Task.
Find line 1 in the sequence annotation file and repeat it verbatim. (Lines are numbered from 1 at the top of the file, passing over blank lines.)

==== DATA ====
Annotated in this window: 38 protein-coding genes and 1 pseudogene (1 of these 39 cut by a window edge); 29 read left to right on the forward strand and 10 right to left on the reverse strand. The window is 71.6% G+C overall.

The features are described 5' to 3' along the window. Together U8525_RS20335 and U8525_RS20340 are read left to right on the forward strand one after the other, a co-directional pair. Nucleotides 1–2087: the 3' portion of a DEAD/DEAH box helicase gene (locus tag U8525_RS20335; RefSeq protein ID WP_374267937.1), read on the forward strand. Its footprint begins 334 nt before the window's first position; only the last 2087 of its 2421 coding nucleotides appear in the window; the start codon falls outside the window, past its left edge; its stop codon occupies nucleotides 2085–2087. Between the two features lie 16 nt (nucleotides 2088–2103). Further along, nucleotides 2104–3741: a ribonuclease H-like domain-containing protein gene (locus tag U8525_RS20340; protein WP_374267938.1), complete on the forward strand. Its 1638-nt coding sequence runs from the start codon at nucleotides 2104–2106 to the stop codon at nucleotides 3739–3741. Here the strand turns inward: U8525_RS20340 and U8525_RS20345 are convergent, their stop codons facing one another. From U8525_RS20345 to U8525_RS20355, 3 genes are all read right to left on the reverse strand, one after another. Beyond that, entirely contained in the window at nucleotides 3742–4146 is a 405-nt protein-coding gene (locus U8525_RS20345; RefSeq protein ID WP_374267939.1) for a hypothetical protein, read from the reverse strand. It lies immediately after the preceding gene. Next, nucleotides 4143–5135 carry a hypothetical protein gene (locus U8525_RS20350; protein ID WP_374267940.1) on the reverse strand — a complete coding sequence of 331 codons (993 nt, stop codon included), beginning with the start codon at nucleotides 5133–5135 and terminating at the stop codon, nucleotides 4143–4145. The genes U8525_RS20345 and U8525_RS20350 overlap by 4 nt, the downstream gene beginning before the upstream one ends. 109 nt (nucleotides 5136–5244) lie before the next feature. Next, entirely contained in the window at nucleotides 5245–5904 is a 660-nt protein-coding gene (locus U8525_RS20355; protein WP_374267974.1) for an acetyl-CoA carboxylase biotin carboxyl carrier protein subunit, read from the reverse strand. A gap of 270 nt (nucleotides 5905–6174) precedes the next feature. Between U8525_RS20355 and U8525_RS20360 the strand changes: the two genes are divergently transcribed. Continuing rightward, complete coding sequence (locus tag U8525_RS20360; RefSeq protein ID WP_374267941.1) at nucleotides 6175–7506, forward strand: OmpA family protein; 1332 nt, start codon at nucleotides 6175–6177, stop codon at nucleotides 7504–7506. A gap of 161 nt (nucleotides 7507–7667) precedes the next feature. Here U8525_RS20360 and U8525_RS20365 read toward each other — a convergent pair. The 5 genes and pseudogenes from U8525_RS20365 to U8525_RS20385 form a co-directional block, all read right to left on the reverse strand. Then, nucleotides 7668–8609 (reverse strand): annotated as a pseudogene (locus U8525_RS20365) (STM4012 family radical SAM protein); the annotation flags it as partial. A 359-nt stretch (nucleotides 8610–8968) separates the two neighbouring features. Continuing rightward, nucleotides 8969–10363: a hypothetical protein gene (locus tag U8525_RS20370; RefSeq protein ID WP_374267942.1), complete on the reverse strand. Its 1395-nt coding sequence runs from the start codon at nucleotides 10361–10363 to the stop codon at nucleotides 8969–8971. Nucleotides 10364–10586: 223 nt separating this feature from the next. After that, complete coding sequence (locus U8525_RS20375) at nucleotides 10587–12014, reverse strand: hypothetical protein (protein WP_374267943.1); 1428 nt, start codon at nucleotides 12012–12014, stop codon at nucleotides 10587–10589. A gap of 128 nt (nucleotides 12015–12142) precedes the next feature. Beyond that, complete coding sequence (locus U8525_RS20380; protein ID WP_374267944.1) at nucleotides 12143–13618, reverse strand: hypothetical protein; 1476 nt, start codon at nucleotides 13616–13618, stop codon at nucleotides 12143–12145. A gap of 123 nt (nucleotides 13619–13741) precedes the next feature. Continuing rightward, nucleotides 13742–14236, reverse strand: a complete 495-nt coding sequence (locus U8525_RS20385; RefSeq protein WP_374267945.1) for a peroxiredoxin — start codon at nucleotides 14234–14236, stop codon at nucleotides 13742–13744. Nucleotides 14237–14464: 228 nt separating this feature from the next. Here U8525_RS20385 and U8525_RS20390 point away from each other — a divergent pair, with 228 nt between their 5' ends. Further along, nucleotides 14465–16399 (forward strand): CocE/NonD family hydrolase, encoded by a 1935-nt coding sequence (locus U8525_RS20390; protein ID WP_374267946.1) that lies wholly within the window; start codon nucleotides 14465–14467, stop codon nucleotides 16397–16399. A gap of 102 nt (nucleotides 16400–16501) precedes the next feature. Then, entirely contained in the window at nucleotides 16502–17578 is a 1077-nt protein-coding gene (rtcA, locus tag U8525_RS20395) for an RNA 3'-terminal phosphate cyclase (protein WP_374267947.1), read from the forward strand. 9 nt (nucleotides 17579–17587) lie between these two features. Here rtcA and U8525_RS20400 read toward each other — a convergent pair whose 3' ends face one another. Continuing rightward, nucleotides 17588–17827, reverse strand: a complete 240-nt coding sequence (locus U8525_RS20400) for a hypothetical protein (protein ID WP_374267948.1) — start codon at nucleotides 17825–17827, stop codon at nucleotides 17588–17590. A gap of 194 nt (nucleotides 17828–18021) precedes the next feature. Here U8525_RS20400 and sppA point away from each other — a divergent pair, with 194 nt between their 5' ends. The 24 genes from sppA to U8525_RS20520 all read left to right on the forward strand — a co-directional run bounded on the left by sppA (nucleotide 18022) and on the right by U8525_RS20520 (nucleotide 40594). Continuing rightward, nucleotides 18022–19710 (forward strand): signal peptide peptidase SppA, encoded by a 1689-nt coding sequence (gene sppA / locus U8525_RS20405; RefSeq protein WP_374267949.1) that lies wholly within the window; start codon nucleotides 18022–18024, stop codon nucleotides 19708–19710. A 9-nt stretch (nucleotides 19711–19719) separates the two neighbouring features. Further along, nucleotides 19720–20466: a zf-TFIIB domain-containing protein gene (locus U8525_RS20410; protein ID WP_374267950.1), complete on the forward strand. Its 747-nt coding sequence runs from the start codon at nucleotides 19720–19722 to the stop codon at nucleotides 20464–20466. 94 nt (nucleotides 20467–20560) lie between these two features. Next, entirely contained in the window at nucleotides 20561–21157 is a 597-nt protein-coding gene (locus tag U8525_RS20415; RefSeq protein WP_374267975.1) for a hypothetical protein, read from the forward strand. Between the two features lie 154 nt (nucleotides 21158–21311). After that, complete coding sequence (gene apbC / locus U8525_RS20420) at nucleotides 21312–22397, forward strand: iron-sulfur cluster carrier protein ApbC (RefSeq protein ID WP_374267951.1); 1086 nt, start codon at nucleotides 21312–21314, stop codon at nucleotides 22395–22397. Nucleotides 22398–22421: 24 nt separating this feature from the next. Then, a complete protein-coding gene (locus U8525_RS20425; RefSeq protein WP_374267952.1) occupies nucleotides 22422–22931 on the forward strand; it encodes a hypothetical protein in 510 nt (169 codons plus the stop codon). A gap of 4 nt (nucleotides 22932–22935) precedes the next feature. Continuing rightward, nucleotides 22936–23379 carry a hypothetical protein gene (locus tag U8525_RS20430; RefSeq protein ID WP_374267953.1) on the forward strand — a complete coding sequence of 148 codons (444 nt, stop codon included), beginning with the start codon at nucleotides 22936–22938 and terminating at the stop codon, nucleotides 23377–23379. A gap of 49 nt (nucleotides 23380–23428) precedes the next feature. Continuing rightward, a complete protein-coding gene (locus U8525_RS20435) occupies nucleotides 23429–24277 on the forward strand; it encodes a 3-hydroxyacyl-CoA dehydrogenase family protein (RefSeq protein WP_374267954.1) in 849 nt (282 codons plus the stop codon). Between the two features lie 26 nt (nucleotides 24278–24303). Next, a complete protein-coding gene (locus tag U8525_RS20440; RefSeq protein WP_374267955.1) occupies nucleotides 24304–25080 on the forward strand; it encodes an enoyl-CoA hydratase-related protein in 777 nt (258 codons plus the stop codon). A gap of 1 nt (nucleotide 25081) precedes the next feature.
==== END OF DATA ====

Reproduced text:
Annotated in this window: 38 protein-coding genes and 1 pseudogene (1 of these 39 cut by a window edge); 29 read left to right on the forward strand and 10 right to left on the reverse strand. The window is 71.6% G+C overall.